Let’s face it I like to strip…


Let’s face it I like to strip…Paint that is! Nothing brings me more satisfaction than to strip pain from a salvaged item.  I get sick pleasure for several reasons.  One, I like to see the history of the piece and its different lives with different owners.  Nothing says well loved like several layers of paint! The second is that I LOVE to pick and peal and scrub. Its an instant gratification, if I scrape or pick hard enough or long enough you can SEE what I’ve accomplished. There are several methods to my madness and since I’m hiding from my next project, I thought I would share my stripping methods.

A fun look at paint history

A fun look at paint history

Heat Gun: I want to love this method of paint stripping; I really do! But sadly its not my favorite.  A Heat Gun is an over sized hair dryer that with heat, patience, and scrapping tools literally peals the paint off in strips. You must be careful not to burn your wood under the paint.   Dan is much better at this method than I am, which i find ironic since I use a blow dryer daily and he, well, has no hair. But none the less using the heat gun= lots of patience which sadly I lack.

Chemicals (Methylene-chloride): works GREAT…if you have a well ventilated area and thick gloves to protect your skin from the harsh chemicals.  Chemicals like paint removers or strippers work wonders but I prefer to not kill brain cells or my cats since I am doing everything in my apartment. Its important to always wipe the chemicals off the clean product with either a paint stripper or mineral spirits.  This helps to remove all the chemicals you can’t see.

Safe Strippers (all natural strippers): This is my preferred method.  “The Orange Crap” as Dan so lovingly calls CitruStrip and Natures Strip are my favorite. It’s expensive but works great and doesn’t kill my brain cells while working in the apartment.  Apply fairly thick layer of stripper on your project and just wait.  Depending on the thickness of the old paint it will quickly start to resemble crackle paint and within hours, using a scraper, your paint comes off in giant globs. I have also found if you put the item in a plastic bag or put wax paper on your project after you apply the stripper, the moisture stays in and works faster and better. AMAZING!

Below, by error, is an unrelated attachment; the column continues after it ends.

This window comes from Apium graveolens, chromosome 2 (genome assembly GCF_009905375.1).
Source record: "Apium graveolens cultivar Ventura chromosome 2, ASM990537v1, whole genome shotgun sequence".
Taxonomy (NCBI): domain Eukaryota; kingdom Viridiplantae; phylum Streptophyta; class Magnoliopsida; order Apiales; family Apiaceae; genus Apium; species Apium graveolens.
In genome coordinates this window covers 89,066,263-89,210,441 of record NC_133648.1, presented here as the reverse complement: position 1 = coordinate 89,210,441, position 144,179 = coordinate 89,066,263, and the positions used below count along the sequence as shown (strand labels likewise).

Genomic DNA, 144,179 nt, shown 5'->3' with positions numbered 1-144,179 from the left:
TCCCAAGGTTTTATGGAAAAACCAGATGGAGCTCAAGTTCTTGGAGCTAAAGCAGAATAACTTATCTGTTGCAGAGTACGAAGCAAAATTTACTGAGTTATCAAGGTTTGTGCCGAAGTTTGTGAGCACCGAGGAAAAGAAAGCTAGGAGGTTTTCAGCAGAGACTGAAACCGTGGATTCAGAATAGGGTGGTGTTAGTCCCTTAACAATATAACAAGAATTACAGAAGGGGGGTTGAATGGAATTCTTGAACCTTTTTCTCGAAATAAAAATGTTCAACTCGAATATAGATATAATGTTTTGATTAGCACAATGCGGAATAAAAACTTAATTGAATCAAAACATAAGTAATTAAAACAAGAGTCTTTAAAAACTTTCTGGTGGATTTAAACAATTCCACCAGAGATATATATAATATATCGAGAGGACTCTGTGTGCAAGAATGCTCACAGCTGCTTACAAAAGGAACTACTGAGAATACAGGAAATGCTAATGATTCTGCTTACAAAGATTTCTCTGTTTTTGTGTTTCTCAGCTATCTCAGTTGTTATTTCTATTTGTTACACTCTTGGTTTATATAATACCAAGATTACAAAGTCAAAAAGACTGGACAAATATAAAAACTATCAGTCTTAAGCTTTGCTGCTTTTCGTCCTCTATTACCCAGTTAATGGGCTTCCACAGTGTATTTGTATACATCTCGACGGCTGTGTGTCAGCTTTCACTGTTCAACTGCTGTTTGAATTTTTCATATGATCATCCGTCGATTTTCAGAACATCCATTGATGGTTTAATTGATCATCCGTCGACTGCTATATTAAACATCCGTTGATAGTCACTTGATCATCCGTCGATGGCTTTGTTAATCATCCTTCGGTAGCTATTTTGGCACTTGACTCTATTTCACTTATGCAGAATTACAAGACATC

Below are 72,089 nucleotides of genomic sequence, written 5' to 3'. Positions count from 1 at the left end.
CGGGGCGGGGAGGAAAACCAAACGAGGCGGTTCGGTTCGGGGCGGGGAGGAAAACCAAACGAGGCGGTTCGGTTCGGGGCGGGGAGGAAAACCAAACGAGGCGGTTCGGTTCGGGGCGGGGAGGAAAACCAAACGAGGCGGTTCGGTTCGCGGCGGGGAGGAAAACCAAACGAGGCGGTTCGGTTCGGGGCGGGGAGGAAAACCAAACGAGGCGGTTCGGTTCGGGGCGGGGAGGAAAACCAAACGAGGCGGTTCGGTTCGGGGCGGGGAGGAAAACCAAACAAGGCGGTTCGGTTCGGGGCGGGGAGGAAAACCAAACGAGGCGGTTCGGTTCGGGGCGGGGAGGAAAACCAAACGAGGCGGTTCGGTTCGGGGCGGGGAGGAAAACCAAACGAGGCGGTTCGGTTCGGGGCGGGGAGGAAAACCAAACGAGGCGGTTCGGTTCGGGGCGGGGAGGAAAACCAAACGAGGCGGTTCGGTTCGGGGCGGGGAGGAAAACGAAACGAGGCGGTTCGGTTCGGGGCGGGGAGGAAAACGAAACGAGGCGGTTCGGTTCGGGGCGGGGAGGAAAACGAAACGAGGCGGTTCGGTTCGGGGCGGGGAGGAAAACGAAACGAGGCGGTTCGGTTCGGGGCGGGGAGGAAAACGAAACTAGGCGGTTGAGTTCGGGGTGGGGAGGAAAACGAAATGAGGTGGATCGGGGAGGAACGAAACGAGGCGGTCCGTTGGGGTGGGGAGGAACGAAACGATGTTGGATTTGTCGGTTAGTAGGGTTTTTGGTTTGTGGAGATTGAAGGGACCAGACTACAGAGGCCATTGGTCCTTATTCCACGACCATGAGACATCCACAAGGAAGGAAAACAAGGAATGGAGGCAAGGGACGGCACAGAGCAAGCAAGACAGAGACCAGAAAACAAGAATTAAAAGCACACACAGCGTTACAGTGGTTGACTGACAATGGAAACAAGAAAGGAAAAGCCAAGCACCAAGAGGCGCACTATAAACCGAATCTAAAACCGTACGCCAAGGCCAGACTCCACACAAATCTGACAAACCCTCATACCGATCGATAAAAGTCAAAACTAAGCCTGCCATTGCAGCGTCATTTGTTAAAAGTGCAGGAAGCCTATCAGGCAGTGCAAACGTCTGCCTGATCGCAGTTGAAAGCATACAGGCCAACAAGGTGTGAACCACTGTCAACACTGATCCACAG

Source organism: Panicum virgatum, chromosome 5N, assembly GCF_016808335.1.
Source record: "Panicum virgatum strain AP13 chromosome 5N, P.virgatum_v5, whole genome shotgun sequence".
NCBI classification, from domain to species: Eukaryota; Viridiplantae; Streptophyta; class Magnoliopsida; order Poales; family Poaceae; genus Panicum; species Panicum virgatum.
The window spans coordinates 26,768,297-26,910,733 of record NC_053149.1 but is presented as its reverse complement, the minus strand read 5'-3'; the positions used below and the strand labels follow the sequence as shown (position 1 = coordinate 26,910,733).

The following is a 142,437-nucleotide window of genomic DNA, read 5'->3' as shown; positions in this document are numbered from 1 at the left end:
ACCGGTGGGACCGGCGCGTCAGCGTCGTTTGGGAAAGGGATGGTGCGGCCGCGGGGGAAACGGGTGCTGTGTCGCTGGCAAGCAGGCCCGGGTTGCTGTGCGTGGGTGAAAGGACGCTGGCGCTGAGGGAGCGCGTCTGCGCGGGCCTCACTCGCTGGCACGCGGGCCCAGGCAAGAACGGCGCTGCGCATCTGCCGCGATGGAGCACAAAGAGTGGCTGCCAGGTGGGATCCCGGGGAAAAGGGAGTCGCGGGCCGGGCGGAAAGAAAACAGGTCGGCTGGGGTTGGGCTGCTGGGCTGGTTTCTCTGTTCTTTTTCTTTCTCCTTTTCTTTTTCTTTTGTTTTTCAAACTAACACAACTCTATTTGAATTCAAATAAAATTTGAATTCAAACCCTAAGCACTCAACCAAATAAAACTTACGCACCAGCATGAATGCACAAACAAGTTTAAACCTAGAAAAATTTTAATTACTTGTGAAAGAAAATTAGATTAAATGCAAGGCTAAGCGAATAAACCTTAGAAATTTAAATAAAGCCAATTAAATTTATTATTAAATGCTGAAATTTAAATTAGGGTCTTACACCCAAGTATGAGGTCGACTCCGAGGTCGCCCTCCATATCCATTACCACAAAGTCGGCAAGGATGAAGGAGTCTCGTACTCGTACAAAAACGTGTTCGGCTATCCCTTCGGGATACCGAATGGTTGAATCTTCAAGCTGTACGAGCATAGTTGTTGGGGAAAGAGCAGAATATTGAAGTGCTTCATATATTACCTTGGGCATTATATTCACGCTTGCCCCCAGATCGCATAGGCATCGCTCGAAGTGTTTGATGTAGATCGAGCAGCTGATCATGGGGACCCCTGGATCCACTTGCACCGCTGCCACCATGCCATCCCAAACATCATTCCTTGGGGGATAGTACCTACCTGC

High Phosphate Detergent (ie SUPER cheap laundry soap): This is a trick I learned from Earthwise. Mix the cheap Dollar Store Laundry soap with very hot water . Place your metals and glass hardware in it and wait until you can comfortably place your hands in the water. The paint comes right off. This works great for cleaning my hinges, pulls, knobs, screws, and even  art deco floor grates.

Sanding: Let’s first start by saying I HATE sanding.  This is Dan’s job, well when I convince him to help, it’s his job.  I love using the orbital hand sander and I love the instant smoothness but I hate the mess it causes. So when it comes to sanding as a form of stripping paint, this would be my least favorite.  BUT if you have patience, and lots of sand paper it works  well, just a tad slow going.


2 responses »

  1. I had no idea there were so many ways to strip! Do you usually use more than one method on a project? (I.e., orange crap + detergent for handles? Or orange crap + sanding in spots after?)

    • Yup! Typically I was CitruStrip for the wood, detergent for the hardware, and sanding to finish it off. There are days I wish I had never taken up stripping furniture lol it takes FOREVER!! Though I have it down to an art; I’m normally having hardware in its bath, stripping doors, and sanding at the same time with different areas of the project so that way I am not stuck waiting for the stripper to work so then I loose focus.

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